Rome's fifth king, Lucius Tarquinius Priscus, chose a further 100 senators. They were chosen from the minor leading families, were accordingly called the patres minorum gentium. Rome's seventh and final king, Lucius Tarquinius Superbus, executed many of the leading men in the senate, did not replace them, thereby diminishing their number. However, in 509 BC Rome's first and third consuls, Lucius Junius Brutus and Publius Valerius Publicola chose from amongst the leading equites new men for the senate, these being called conscripti, thus increased the size of the senate to 300; the senate of the Roman Kingdom held three principal responsibilities: It functioned as the ultimate repository for the executive power, it served as the king's council, it functioned as a legislative body in concert with the people of Rome. During the years of the monarchy, the senate's most important function was to elect new kings. While the king was nominally elected by the people, it was the senate who chose each new king.
The period between the death of one king and the election of a new king was called the interregnum, during which time the Interrex nominated a candidate to replace the king. After the senate gave its initial approval to the nominee, he was formally elected by the people, received the senate's final approval. At least one king, Servius Tullius, was elected by the senate alone, not by the people; the senate's most significant task, outside regal elections, was to function as the king's council, while the king could ignore any advice it offered, its growing prestige helped make the advice that it offered difficult to ignore. Only the king could make new laws, although he involved both the senate and the curiate assembly in the process; when the Republic began, the Senate functioned as an advisory council. It consisted of 300–500 senators, who were patrician and served for life. Before long, plebeians were admitted, although they were denied the senior magistracies for a longer period. Senators were entitled to wear a toga with a broad purple stripe, maroon shoes, an iron ring.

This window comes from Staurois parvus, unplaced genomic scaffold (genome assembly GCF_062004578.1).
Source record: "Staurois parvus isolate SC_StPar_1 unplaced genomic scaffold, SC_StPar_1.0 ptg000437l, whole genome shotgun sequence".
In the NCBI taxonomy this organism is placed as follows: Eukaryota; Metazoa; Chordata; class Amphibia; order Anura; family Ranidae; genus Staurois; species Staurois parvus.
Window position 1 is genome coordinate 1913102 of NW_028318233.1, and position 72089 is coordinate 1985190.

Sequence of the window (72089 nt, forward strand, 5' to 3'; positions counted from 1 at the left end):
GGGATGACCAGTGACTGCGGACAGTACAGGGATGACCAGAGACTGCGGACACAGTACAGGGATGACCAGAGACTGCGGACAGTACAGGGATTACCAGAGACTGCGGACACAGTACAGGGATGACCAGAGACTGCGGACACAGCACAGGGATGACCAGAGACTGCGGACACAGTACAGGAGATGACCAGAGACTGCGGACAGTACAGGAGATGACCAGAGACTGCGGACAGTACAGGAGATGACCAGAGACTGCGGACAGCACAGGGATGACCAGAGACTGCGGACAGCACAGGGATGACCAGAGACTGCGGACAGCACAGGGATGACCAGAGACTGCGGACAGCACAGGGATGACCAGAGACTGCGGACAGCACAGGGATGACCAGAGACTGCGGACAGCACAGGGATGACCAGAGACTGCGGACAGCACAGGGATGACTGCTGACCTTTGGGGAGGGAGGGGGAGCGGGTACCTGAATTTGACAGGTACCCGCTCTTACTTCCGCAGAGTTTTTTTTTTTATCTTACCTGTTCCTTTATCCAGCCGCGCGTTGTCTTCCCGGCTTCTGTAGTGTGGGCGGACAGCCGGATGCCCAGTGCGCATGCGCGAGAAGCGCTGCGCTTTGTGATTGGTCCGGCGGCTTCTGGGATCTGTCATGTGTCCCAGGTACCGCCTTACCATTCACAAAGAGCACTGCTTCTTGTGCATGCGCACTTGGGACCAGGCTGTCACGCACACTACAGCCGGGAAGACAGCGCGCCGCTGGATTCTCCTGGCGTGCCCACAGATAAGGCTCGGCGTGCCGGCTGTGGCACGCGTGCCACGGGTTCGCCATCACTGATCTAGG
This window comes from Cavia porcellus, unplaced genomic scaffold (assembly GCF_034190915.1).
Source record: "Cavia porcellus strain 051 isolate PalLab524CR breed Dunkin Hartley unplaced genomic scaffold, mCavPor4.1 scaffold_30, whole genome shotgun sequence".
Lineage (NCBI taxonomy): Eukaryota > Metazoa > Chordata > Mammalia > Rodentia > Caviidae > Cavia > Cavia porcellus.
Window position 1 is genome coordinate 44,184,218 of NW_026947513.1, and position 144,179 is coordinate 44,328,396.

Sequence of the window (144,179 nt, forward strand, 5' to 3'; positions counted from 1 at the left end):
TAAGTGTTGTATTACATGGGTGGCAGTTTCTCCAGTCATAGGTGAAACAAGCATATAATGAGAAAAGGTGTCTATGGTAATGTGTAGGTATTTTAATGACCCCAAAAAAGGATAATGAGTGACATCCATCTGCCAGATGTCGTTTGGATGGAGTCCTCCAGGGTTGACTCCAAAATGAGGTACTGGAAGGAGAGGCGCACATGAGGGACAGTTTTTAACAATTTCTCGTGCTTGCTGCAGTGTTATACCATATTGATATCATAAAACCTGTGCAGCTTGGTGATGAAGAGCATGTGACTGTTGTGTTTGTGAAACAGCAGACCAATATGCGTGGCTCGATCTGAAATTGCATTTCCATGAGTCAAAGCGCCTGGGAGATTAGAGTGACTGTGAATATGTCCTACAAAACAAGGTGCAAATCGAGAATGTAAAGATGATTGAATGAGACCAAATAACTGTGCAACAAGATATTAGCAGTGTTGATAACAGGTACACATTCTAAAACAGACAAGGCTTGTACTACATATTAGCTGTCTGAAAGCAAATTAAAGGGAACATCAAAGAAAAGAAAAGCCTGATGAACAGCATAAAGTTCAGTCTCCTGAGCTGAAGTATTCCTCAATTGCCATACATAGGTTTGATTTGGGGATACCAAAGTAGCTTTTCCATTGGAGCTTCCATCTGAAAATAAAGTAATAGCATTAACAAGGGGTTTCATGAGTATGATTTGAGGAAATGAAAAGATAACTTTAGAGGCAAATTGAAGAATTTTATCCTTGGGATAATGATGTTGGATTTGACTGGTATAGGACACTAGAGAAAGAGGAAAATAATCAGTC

The Senate of the Roman Republic passed decrees called senatus consulta, which in form constituted "advice" from the senate to a magistrate. While these decrees did not hold legal force, they were obeyed in practice. If a senatus consultum conflicted with a
The impluvium is the sunken part of the atrium in a Greek or Roman house. Designed to carry away the rainwater coming through the compluvium of the roof, it is made of marble and placed about 30 cm below the floor of the atrium. Inspection of impluvia in Paestum and Rome by an American civil engineer indicated that the pavement surface in the impluvia was porous, or that the non-porous stone tiles were separated by gaps significant enough to allow a substantial quantity of water caught in the basin of the impluvium to filter through the cracks and, through layers of gravel and sand into a holding chamber below ground; the circular stone opening allows easy access by bucket and rope to this private and cooled water supply. Similar water supplies were found elsewhere in the public spaces of the city with their stone caps showing the wear patterns of much use. In wet seasons, excess water that could not pass through the filter would overflow the basin and exit the building, any sediment or debris remaining in the surface basin could be swept away.